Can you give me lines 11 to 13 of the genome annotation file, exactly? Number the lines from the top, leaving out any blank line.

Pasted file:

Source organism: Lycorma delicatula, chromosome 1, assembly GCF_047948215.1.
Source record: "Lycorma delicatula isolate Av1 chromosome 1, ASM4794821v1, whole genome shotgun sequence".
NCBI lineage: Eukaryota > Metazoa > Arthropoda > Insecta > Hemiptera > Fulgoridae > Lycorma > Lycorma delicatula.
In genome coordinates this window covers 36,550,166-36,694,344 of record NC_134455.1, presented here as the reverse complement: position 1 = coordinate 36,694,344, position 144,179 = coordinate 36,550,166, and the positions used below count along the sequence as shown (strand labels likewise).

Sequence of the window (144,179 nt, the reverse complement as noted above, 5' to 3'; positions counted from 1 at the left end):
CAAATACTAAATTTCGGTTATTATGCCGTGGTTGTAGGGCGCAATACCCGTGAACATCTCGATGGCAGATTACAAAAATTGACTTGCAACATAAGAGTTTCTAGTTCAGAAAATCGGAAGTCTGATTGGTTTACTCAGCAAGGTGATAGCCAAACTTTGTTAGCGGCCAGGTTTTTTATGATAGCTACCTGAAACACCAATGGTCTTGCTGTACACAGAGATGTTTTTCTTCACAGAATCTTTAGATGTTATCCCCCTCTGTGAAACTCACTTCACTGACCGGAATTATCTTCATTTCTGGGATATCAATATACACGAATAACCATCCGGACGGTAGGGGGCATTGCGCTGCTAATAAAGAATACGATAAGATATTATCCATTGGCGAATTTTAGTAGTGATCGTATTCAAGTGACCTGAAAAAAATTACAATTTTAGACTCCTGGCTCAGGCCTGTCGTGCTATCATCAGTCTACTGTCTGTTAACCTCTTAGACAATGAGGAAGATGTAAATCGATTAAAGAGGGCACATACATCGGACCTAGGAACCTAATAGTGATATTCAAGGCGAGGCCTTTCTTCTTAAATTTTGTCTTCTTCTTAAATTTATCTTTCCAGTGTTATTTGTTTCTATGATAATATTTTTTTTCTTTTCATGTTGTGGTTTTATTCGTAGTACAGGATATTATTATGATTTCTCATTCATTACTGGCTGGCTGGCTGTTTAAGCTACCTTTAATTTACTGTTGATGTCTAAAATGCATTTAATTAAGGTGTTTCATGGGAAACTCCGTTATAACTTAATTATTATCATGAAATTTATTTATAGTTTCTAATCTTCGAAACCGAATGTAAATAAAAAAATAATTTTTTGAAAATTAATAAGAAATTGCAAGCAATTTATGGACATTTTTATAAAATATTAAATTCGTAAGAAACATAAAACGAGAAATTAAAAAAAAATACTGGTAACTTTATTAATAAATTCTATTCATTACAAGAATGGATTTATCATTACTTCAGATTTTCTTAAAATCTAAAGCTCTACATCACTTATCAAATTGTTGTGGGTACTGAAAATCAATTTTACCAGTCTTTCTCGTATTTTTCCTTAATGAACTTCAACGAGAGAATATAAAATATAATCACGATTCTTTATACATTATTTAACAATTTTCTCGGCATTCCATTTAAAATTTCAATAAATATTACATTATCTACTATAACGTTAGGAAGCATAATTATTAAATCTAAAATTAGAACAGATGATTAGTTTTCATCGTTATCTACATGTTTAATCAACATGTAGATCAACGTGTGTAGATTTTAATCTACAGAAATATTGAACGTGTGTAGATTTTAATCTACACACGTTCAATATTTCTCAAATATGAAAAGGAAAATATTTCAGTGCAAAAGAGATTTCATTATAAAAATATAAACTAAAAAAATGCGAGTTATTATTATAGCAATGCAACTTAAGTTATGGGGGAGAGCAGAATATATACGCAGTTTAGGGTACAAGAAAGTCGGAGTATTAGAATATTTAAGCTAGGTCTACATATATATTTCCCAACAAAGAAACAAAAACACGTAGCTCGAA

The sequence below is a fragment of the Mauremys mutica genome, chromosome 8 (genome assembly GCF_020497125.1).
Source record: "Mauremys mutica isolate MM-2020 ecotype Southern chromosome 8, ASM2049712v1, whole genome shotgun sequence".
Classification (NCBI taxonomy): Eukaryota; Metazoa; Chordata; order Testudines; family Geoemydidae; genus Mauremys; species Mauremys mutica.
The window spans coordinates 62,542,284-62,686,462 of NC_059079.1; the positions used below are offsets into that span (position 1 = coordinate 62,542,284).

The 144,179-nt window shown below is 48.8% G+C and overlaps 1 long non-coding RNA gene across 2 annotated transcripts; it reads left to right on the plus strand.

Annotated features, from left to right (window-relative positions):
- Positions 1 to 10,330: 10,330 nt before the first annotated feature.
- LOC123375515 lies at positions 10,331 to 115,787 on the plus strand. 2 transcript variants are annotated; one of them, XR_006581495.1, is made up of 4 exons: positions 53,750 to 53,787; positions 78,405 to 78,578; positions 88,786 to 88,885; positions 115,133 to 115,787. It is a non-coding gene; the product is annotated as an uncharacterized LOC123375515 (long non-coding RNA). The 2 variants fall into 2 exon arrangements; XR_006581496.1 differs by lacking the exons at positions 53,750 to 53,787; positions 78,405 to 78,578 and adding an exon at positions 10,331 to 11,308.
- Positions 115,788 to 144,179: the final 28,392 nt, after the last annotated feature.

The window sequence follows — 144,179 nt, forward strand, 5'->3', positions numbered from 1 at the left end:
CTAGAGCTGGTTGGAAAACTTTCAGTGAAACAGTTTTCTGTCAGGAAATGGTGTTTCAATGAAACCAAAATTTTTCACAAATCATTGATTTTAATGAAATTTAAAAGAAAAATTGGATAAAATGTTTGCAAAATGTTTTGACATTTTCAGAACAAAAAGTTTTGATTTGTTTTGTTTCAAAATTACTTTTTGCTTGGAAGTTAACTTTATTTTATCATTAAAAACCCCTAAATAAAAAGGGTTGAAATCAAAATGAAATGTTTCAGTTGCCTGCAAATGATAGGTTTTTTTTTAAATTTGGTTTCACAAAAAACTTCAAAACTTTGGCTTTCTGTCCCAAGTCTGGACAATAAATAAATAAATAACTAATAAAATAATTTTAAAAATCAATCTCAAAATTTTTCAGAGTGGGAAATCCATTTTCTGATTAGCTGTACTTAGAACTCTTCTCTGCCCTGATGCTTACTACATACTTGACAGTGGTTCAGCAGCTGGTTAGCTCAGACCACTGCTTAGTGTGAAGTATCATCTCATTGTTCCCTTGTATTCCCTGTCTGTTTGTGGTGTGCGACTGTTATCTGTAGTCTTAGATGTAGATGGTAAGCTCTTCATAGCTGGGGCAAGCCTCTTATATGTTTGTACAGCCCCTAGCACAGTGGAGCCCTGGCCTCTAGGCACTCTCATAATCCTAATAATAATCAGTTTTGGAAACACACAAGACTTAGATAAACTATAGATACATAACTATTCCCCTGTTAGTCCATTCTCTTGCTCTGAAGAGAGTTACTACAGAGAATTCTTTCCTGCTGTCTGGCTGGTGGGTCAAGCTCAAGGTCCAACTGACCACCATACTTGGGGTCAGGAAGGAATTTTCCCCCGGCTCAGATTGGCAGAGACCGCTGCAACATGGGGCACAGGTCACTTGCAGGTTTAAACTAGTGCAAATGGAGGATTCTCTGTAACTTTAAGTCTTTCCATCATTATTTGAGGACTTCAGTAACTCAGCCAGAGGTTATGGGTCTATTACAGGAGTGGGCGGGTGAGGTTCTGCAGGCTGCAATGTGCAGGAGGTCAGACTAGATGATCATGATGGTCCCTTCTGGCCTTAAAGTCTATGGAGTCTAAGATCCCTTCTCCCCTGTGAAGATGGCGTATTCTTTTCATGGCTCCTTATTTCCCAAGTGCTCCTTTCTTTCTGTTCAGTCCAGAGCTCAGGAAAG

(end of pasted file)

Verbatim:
The 144,179-nt window shown below is 48.8% G+C and overlaps 1 long non-coding RNA gene across 2 annotated transcripts; it reads left to right on the plus strand.

Annotated features, from left to right (window-relative positions):
- Positions 1 to 10,330: 10,330 nt before the first annotated feature.